Article 108 of the Constitution provides that once a bill has financial implications, it can only be introduced by the Executive,” Prof Oquaye said in his Speaker of Parliament inaugural speech. He added that “The narrow view has been taken that every bill has financial implications including the paper on which it is printed and the Clerks who work on it who are paid by government.
Hence only governments (Executive) can initiate legislation. This should change.” Justice Emile Short, is also reported to have held the view that Parliament was “handicapped in its fundamental role of initiating legislation because of the interpretation placed on Article 108 of the 1992 Constitution.” Full Decentralization of Power It was one of the key campaign promises in 2016.
The two major parties had their own interpretations on the extent of decentralization of power we need in the country. The New Patriotic Party (NPP) that ultimately won the election believed full decentralization will be achieved if Ghanaians elect Metropolitan Municipal and District Chief Executives (MMDCEs) with the central government playing no role in the election.
The National Democratic Congress (NDC), suggested that though Ghanaians must vote to choose their MMDCEs, the election must be among people chosen by the central government, this suggested some level of interference by the central government in the elections of MMDCEs. This, to some, contradicted the idea of MMDCEs elections that in principle is suppose to give the Ghanaian voter full authority to determine who runs their local assembly, at their own free will and not micromanaged by a sitting President.
In his speech, President Akufo-Addo said, “We have worked with our national constitution for 24 years and we now know the areas that require change. I believe a consensus is emerging that we must decentralize more. We must devolve more power with corresponding resources to the base of our political system and to our people, in the regions and communities. We must trust the individual and collective wisdom and good sense of our people.”
Passage & Implementation of Affirmative Action Bill The number of women in partisan politics in Ghana, though encouraging is very poor as compared to similar developing countries in Africa, as it was made known by Prof Oquaye during his speech. Women in parliament have seen some increase from 29 in the previous parliament to 37 in the newly inaugurated parliament, and despite the increase, Prof Oqauye is not proud of it.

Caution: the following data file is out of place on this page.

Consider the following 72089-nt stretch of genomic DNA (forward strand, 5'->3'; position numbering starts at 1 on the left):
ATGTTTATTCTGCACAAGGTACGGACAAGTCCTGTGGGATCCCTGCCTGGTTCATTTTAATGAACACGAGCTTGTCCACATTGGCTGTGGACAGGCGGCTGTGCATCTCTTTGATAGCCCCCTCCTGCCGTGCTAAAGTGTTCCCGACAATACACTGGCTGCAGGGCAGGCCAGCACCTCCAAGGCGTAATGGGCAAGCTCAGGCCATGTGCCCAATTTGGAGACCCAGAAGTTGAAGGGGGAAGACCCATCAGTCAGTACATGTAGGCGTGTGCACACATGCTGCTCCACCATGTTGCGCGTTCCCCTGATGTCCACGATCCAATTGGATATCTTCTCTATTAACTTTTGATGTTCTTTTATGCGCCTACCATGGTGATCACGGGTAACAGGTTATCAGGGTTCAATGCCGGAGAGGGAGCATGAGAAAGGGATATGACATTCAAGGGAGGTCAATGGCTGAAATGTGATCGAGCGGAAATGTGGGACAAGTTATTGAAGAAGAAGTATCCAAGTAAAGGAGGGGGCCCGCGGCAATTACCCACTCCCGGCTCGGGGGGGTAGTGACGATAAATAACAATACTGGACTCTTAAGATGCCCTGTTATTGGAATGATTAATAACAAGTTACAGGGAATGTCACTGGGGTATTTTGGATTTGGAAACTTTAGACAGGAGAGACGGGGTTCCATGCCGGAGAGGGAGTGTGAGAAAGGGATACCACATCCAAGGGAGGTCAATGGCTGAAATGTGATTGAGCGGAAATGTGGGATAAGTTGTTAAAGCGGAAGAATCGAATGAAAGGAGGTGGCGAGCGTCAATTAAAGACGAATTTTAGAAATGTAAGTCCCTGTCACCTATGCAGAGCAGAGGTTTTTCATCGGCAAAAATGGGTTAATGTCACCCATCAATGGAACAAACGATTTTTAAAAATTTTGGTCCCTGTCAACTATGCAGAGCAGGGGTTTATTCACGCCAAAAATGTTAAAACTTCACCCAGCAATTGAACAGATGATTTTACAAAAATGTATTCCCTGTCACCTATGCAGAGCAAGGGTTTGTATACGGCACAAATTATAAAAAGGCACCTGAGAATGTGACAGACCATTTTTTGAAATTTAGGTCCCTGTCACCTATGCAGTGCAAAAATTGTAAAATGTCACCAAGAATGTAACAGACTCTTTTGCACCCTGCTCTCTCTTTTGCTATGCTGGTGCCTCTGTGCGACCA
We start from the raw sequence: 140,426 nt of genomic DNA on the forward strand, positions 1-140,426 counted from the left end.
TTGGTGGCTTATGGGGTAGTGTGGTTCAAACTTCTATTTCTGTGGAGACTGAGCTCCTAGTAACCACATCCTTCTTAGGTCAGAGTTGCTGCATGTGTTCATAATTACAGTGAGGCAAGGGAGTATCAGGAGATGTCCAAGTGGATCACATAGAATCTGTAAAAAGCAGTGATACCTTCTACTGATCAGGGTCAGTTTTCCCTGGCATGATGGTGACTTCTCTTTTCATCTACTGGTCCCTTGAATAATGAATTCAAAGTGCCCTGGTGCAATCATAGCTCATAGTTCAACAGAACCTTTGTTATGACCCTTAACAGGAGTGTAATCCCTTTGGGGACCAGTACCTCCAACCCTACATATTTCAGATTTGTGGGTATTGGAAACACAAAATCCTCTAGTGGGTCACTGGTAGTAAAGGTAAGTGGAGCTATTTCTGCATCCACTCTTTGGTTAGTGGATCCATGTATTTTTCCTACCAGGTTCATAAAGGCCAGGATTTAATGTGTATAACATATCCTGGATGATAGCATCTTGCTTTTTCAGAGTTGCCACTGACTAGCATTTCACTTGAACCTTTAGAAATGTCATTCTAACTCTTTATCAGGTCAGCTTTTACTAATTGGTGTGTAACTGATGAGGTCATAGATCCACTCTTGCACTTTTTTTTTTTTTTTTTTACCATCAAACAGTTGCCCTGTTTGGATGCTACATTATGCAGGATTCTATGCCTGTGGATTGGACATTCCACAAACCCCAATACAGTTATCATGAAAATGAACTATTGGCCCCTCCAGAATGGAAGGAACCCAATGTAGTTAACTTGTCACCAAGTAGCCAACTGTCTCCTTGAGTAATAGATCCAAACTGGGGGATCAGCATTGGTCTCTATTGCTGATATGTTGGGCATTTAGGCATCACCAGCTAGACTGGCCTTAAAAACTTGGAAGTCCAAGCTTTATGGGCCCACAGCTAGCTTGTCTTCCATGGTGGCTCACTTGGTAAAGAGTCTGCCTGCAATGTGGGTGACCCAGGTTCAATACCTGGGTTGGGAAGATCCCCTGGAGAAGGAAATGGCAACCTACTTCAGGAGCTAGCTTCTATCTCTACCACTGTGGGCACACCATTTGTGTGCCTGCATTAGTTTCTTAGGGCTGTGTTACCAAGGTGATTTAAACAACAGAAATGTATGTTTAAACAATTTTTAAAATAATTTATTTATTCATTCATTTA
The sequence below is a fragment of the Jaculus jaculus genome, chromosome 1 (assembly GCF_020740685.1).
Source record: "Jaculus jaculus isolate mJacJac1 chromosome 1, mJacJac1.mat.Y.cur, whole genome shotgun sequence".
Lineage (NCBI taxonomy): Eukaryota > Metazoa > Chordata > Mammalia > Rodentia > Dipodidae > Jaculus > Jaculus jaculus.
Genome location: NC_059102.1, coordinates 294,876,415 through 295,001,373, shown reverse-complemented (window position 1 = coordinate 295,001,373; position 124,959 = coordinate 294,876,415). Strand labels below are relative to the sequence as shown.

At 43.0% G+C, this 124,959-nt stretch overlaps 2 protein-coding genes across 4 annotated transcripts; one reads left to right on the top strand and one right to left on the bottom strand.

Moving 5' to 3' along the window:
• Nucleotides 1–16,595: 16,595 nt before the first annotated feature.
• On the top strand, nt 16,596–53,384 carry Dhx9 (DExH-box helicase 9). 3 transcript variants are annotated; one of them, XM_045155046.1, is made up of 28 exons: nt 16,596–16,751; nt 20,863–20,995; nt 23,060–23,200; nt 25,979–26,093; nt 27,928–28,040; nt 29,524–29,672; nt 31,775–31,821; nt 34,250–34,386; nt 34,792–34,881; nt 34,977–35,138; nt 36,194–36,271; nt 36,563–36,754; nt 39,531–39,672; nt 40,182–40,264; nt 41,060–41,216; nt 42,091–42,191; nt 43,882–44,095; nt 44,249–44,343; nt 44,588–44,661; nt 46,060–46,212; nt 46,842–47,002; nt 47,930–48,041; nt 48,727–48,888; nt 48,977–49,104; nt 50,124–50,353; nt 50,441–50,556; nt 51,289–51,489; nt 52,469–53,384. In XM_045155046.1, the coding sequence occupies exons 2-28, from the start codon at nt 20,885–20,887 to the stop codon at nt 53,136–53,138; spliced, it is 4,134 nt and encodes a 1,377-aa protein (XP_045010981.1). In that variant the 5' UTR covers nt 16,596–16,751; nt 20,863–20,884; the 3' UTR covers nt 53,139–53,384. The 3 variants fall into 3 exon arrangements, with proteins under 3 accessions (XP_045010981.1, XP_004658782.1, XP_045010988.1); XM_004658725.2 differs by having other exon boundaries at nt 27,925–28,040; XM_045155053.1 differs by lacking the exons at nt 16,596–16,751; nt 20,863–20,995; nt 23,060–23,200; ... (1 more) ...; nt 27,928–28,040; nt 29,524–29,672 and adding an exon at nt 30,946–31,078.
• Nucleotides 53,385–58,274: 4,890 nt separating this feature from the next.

“A very disturbing aspect of Ghana’s Parliamentary democracy is the abysmal low representation of women in Parliament”, he said. When judging the role of women in decision making, one must not focus on the number of women parliamentarians alone, but the number of women ministers (including those in the cabinet), the number of women in the Council of State, the number of women who have been appointed to head institutions and state owned enterprises, the number of women MMDCEs and the number of women assembly members.
Prof Oquaye said, “An Affirmative Action law could be the only way of using the law as an instrument of social engineering and mischief correction to ensure equality.” The former Minister of Gender Children and Social Protection, Nana Oye Lithur led her ministry to sponsor the drafting of Affirmative Action Bill, unfortunately, the 6th Parliament of the 4th Republic failed to pass the bill.
The Affirmative Action Bill Nana Oye Lithur worked on sought a 40 percent representation and participation of women in governance, public positions of power and decision-making. In an interview, last year, Nana Oye Lithur was reported to have said the Affirmative Action Bill aimed at remedying discrimination on the basis of sex or gender by redressing social, economic and educational gender imbalances.
“The purpose of the Affirmative Action Bill is to promote the full and active participation of women in public life by providing a more equitable system of representation in electoral politics and governance structures,” she is quoted to have said. It is, however, encouraging to note that the new government is committed to ensuring that the affirmative action bill is passed by parliament and this much needed reform in governance and policy making is implemented.
Giving women, who form the majority of our population based on gender demographic, more seats at governance and decision-making table is very welcoming Once, again to borrow the words of President Akufo-Addo, “The change we have voted for will have to start with each of us as individuals.
We can start with little changes in our own individual attitudes and practices. The change can and should start now and with us as individuals. As we expect an Affirmative Action law to ensure that more women are in governance, then women must also be given more respectable roles from the home to the boardroom.